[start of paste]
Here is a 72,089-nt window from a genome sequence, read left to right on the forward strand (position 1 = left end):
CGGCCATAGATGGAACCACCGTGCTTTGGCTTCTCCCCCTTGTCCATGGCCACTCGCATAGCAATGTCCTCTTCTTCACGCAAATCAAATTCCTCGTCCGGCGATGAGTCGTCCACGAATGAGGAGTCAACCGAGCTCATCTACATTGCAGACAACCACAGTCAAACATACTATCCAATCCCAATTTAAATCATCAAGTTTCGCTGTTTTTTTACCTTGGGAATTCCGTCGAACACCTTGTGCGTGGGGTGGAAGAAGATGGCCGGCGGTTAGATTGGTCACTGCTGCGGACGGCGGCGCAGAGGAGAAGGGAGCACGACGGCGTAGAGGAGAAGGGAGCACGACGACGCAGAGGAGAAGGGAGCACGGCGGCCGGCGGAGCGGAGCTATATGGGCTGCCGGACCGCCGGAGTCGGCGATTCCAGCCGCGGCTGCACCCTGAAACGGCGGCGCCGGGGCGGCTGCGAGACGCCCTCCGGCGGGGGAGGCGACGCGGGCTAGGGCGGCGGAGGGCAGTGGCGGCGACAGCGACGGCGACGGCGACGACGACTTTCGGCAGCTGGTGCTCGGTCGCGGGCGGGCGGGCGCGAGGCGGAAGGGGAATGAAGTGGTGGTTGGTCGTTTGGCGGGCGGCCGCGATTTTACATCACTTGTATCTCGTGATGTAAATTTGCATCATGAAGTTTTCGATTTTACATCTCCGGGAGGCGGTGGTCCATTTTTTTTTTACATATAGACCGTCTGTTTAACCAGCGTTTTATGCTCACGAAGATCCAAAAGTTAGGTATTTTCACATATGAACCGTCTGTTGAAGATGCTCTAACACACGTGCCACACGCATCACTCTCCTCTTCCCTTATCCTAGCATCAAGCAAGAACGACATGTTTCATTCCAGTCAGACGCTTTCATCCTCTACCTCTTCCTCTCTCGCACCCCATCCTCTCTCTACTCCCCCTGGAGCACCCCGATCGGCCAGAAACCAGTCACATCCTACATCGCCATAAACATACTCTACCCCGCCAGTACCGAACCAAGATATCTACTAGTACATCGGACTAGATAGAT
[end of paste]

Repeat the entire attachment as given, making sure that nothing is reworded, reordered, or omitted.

Here is a 72,089-nt window from a genome sequence, read left to right on the forward strand (position 1 = left end):
CGGCCATAGATGGAACCACCGTGCTTTGGCTTCTCCCCCTTGTCCATGGCCACTCGCATAGCAATGTCCTCTTCTTCACGCAAATCAAATTCCTCGTCCGGCGATGAGTCGTCCACGAATGAGGAGTCAACCGAGCTCATCTACATTGCAGACAACCACAGTCAAACATACTATCCAATCCCAATTTAAATCATCAAGTTTCGCTGTTTTTTTACCTTGGGAATTCCGTCGAACACCTTGTGCGTGGGGTGGAAGAAGATGGCCGGCGGTTAGATTGGTCACTGCTGCGGACGGCGGCGCAGAGGAGAAGGGAGCACGACGGCGTAGAGGAGAAGGGAGCACGACGACGCAGAGGAGAAGGGAGCACGGCGGCCGGCGGAGCGGAGCTATATGGGCTGCCGGACCGCCGGAGTCGGCGATTCCAGCCGCGGCTGCACCCTGAAACGGCGGCGCCGGGGCGGCTGCGAGACGCCCTCCGGCGGGGGAGGCGACGCGGGCTAGGGCGGCGGAGGGCAGTGGCGGCGACAGCGACGGCGACGGCGACGACGACTTTCGGCAGCTGGTGCTCGGTCGCGGGCGGGCGGGCGCGAGGCGGAAGGGGAATGAAGTGGTGGTTGGTCGTTTGGCGGGCGGCCGCGATTTTACATCACTTGTATCTCGTGATGTAAATTTGCATCATGAAGTTTTCGATTTTACATCTCCGGGAGGCGGTGGTCCATTTTTTTTTTACATATAGACCGTCTGTTTAACCAGCGTTTTATGCTCACGAAGATCCAAAAGTTAGGTATTTTCACATATGAACCGTCTGTTGAAGATGCTCTAACACACGTGCCACACGCATCACTCTCCTCTTCCCTTATCCTAGCATCAAGCAAGAACGACATGTTTCATTCCAGTCAGACGCTTTCATCCTCTACCTCTTCCTCTCTCGCACCCCATCCTCTCTCTACTCCCCCTGGAGCACCCCGATCGGCCAGAAACCAGTCACATCCTACATCGCCATAAACATACTCTACCCCGCCAGTACCGAACCAAGATATCTACTAGTACATCGGACTAGATAGAT